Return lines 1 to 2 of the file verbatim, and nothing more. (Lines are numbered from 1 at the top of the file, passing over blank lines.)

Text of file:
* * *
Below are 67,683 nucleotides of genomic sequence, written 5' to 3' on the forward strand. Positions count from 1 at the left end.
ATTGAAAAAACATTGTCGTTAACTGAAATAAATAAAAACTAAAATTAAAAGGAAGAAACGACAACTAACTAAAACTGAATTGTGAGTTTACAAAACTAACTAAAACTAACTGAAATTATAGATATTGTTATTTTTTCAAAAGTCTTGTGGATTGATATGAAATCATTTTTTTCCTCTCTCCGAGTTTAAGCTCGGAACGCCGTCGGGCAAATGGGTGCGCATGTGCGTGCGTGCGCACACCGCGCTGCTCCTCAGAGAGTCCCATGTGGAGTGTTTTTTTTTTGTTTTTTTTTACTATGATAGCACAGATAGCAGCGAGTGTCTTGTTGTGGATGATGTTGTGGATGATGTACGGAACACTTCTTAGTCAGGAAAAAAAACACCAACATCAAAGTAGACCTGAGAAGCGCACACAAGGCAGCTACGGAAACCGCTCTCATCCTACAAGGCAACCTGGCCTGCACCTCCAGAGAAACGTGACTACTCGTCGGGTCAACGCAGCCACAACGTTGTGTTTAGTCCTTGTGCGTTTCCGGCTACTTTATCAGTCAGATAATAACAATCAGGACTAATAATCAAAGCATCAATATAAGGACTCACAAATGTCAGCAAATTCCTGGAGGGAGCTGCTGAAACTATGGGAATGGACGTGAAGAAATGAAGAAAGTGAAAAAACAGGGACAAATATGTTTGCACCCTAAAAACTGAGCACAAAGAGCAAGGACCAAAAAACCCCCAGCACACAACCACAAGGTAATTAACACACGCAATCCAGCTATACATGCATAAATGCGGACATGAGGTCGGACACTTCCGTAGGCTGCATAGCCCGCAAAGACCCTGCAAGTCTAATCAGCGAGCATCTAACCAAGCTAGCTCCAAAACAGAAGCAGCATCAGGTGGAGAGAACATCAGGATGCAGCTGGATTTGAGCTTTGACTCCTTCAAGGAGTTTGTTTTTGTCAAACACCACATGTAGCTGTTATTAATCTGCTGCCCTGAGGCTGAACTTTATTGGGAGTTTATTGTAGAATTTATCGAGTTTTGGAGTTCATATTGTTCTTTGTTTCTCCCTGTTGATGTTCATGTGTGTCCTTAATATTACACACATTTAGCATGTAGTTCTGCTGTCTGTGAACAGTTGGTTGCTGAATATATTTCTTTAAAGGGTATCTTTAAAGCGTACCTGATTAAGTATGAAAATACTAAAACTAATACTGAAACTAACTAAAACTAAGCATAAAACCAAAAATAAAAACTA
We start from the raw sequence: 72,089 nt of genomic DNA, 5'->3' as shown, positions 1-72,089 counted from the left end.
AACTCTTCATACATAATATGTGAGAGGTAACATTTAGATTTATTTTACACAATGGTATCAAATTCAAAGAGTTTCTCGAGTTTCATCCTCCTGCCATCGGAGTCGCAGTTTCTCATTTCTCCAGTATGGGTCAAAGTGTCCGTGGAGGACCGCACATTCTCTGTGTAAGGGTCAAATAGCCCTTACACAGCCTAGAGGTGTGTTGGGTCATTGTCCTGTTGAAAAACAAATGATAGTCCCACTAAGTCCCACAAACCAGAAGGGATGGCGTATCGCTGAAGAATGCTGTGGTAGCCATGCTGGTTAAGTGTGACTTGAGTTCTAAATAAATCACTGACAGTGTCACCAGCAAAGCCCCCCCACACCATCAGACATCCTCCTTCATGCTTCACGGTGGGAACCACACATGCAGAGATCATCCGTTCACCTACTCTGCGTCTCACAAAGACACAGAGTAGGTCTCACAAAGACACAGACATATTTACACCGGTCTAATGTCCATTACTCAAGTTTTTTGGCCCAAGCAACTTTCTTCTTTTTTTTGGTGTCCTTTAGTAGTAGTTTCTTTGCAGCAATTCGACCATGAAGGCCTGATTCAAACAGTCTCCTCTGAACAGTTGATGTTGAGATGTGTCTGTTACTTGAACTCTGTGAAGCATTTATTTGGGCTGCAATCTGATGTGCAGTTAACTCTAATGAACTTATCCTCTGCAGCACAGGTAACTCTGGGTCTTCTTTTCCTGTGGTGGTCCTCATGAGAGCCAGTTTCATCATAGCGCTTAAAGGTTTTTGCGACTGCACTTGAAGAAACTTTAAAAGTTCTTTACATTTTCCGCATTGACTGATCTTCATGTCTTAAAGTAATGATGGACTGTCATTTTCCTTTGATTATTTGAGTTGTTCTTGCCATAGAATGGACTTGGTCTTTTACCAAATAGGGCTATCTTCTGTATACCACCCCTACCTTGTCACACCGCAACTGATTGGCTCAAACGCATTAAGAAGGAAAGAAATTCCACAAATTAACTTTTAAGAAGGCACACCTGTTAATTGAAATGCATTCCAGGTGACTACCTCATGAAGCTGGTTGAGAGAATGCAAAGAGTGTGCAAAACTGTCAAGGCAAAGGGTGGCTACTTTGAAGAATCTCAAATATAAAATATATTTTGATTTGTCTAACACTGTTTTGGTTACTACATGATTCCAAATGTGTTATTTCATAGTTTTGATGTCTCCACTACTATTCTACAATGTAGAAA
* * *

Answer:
Below are 67,683 nucleotides of genomic sequence, written 5' to 3' on the forward strand. Positions count from 1 at the left end.
ATTGAAAAAACATTGTCGTTAACTGAAATAAATAAAAACTAAAATTAAAAGGAAGAAACGACAACTAACTAAAACTGAATTGTGAGTTTACAAAACTAACTAAAACTAACTGAAATTATAGATATTGTTATTTTTTCAAAAGTCTTGTGGATTGATATGAAATCATTTTTTTCCTCTCTCCGAGTTTAAGCTCGGAACGCCGTCGGGCAAATGGGTGCGCATGTGCGTGCGTGCGCACACCGCGCTGCTCCTCAGAGAGTCCCATGTGGAGTGTTTTTTTTTTGTTTTTTTTTACTATGATAGCACAGATAGCAGCGAGTGTCTTGTTGTGGATGATGTTGTGGATGATGTACGGAACACTTCTTAGTCAGGAAAAAAAACACCAACATCAAAGTAGACCTGAGAAGCGCACACAAGGCAGCTACGGAAACCGCTCTCATCCTACAAGGCAACCTGGCCTGCACCTCCAGAGAAACGTGACTACTCGTCGGGTCAACGCAGCCACAACGTTGTGTTTAGTCCTTGTGCGTTTCCGGCTACTTTATCAGTCAGATAATAACAATCAGGACTAATAATCAAAGCATCAATATAAGGACTCACAAATGTCAGCAAATTCCTGGAGGGAGCTGCTGAAACTATGGGAATGGACGTGAAGAAATGAAGAAAGTGAAAAAACAGGGACAAATATGTTTGCACCCTAAAAACTGAGCACAAAGAGCAAGGACCAAAAAACCCCCAGCACACAACCACAAGGTAATTAACACACGCAATCCAGCTATACATGCATAAATGCGGACATGAGGTCGGACACTTCCGTAGGCTGCATAGCCCGCAAAGACCCTGCAAGTCTAATCAGCGAGCATCTAACCAAGCTAGCTCCAAAACAGAAGCAGCATCAGGTGGAGAGAACATCAGGATGCAGCTGGATTTGAGCTTTGACTCCTTCAAGGAGTTTGTTTTTGTCAAACACCACATGTAGCTGTTATTAATCTGCTGCCCTGAGGCTGAACTTTATTGGGAGTTTATTGTAGAATTTATCGAGTTTTGGAGTTCATATTGTTCTTTGTTTCTCCCTGTTGATGTTCATGTGTGTCCTTAATATTACACACATTTAGCATGTAGTTCTGCTGTCTGTGAACAGTTGGTTGCTGAATATATTTCTTTAAAGGGTATCTTTAAAGCGTACCTGATTAAGTATGAAAATACTAAAACTAATACTGAAACTAACTAAAACTAAGCATAAAACCAAAAATAAAAACTA